President Biden’s first immigration crisis has already begun as thousands of families have surged toward the southwestern border in recent weeks, propelled by expectations of a friendlier reception and by a change in Mexican policy that makes it harder for the United States to expel some of the migrants.
More than 1,000 people who had been detained after crossing have been released into the country in recent days in a swift reversal from the Trump administration’s near shutdown of the border. Many more people are gathering on the Mexican side, aggravating conditions there and testing America’s ability and willingness to admit migrants during a pandemic.
New families every day have been collecting in Mexican border towns, sleeping in the streets, under bridges and in dry ditches, according to lawyers and aid groups working along the border. On Thursday in Mexicali, across from Calexico, Calif., desperate migrants could be seen trying to scale a border fence. A migrant camp in Matamoros, Mexico, just across a bridge from Texas, has boomed to 1,000 people over the past few weeks.
To guard against the coronavirus, health authorities in San Diego have arranged housing for hundreds of arriving migrants in a downtown high-rise hotel, where they are being quarantined before being allowed to join family or friends in the interior of the United States.
“There has been a significant increase in asylum seekers arriving, and we know that the numbers are only going to keep rising dramatically,” said Kate Clark, senior director for immigration services at Jewish Family Service of San Diego, which has been providing the families clothes and personal hygiene items and helping them arrange onward travel.
The surge poses the first major test of Mr. Biden’s pledge to adopt a increasingly lenient policy along America’s border with Mexico.
The prospect of large numbers of migrants entering the country during a pandemic could create a strong public backlash for Mr. Biden as his administration takes steps to undo policies put into place by former President Donald Trump.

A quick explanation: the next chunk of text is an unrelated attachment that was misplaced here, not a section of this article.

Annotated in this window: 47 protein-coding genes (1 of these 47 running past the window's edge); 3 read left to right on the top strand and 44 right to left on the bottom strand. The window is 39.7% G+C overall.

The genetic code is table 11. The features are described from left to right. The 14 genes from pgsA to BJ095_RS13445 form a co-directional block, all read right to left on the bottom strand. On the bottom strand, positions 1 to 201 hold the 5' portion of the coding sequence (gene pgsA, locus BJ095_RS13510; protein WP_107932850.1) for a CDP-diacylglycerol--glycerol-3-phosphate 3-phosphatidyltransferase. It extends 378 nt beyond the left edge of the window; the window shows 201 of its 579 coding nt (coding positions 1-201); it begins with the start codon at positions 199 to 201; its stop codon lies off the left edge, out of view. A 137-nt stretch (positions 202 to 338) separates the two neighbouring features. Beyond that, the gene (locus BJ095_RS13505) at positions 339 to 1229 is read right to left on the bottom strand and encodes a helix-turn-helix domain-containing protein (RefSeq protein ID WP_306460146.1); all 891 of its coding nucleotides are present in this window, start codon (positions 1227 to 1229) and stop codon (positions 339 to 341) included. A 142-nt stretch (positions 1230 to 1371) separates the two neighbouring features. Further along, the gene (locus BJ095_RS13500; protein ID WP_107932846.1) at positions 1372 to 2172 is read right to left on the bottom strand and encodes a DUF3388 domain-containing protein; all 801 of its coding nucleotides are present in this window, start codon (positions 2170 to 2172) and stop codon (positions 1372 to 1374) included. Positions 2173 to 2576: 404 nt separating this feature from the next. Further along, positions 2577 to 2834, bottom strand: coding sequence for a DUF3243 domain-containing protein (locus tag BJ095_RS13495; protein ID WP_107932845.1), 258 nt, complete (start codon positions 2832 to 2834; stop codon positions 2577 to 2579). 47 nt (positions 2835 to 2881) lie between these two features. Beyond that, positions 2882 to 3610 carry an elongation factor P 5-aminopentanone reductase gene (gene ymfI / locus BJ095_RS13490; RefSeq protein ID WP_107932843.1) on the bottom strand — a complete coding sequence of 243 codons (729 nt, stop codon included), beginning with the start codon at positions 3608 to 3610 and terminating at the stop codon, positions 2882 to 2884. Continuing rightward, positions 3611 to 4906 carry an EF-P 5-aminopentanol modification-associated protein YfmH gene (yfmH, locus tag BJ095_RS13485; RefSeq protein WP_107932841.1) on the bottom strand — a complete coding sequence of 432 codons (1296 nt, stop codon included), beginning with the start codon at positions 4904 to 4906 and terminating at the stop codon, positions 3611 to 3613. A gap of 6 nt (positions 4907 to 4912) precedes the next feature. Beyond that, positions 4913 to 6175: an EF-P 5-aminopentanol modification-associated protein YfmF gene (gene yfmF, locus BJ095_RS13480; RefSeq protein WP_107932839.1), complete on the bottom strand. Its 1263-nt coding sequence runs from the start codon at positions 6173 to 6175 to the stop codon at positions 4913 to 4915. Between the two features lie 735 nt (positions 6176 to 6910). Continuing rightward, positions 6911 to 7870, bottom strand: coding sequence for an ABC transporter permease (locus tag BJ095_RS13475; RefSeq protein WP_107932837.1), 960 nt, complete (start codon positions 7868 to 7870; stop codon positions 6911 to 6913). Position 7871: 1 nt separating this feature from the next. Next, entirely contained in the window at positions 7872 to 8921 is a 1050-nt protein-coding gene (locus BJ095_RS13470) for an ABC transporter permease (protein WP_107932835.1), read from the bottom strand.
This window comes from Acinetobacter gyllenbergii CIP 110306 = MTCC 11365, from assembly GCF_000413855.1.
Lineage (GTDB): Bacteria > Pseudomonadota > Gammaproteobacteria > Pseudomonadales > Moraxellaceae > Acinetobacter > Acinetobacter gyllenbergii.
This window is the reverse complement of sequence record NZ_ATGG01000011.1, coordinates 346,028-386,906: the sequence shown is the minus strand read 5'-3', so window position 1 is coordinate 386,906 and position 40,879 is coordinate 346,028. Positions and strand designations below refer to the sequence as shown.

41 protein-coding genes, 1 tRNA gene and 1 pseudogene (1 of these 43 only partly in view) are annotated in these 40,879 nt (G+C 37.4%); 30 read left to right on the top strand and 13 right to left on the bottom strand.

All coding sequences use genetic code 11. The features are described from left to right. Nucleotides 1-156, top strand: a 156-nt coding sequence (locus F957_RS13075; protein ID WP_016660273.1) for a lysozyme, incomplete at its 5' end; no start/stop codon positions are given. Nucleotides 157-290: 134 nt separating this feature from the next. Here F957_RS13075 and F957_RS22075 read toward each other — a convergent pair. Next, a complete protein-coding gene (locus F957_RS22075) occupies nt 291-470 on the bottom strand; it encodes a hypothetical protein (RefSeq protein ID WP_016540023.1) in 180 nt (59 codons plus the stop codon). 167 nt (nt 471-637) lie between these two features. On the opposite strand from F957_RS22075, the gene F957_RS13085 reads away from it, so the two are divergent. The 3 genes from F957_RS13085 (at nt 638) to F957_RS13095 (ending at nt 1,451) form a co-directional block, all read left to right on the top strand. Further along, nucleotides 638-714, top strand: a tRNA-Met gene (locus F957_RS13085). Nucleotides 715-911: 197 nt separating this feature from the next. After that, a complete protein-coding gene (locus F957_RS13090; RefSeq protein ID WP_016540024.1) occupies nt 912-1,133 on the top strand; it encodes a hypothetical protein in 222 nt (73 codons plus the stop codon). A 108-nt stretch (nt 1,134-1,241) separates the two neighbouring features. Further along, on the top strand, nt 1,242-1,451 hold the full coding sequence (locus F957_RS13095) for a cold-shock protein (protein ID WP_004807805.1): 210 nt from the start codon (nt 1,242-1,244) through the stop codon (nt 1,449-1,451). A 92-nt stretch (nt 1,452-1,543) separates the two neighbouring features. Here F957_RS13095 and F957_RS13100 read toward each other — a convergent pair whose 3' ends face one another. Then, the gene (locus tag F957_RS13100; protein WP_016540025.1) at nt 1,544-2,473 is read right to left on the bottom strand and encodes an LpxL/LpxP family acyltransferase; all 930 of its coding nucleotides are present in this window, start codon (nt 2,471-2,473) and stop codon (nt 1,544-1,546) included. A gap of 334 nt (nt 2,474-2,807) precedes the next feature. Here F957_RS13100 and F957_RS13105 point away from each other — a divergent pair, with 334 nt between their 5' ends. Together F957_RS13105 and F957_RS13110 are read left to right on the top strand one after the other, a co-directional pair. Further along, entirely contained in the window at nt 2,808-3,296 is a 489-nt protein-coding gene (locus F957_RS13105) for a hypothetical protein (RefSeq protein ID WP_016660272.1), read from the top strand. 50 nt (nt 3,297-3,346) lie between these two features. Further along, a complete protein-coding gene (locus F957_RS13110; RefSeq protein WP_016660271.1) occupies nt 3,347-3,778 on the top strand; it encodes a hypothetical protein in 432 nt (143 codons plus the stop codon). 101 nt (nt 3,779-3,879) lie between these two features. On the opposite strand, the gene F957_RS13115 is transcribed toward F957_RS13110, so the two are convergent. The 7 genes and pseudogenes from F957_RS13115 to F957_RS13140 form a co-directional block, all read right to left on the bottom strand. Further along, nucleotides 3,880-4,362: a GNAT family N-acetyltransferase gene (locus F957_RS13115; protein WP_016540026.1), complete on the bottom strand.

A renewed influx would put pressure on immigration courts already straining under a massive backlog of asylum cases. Those who favor more restrictive immigration policies say that migrants who lose their cases could go underground, choosing to remain in the country unlawfully and adding to the estimated 10 million undocumented people already in the United States.
“It was predictable that there would be virtually no honeymoon for the Biden administration on the multiple crises that are displacing persons in the Northern Triangle states of Central America and elsewhere,” said Donald Kerwin, executive director of the Center for Migration Studies, a nonpartisan think tank.
These include the two hurricanes that destroyed many livelihoods and homes in Guatemala and Honduras; the devastating effect of the pandemic on economies across Latin America; and continued gang control of many communities, often accompanied by extortion and violence.
“The Biden administration should be credited with its commitment to address the conditions uprooting Central Americans,” Mr. Kerwin said, “but this will be a very long-term process, and, in the meantime, people have been forced to flee.”
Before former President Donald J. Trump took office, it had been the longstanding practice through several administrations to allow people facing persecution in their home countries to enter the United States and submit petitions for asylum. Some new migrants were held in detention until their cases were decided while others went free.
Mr. Trump derided such policies as “catch and release,” and in 2019, he imposed a requirement that applicants wait in Mexico until their asylum requests were approved or denied. In March of last year, his administration invoked a health emergency law to effectively seal the border during the pandemic except to citizens and legal residents of the United States. Those who attempted to cross were summarily expelled back to Mexico.
But Mexico in recent days has begun enforcing a law passed in November that bars holding children under 12 in government custody. As a result, it has stopped accepting Central American families with young children back into Mexico, at least along some stretches of the border with Texas, forcing the United States to keep them. In order to avoid holding large numbers of people in shelters or immigration detention centers during a health crisis, Border Patrol has been releasing some of them to join family and friends across the United States.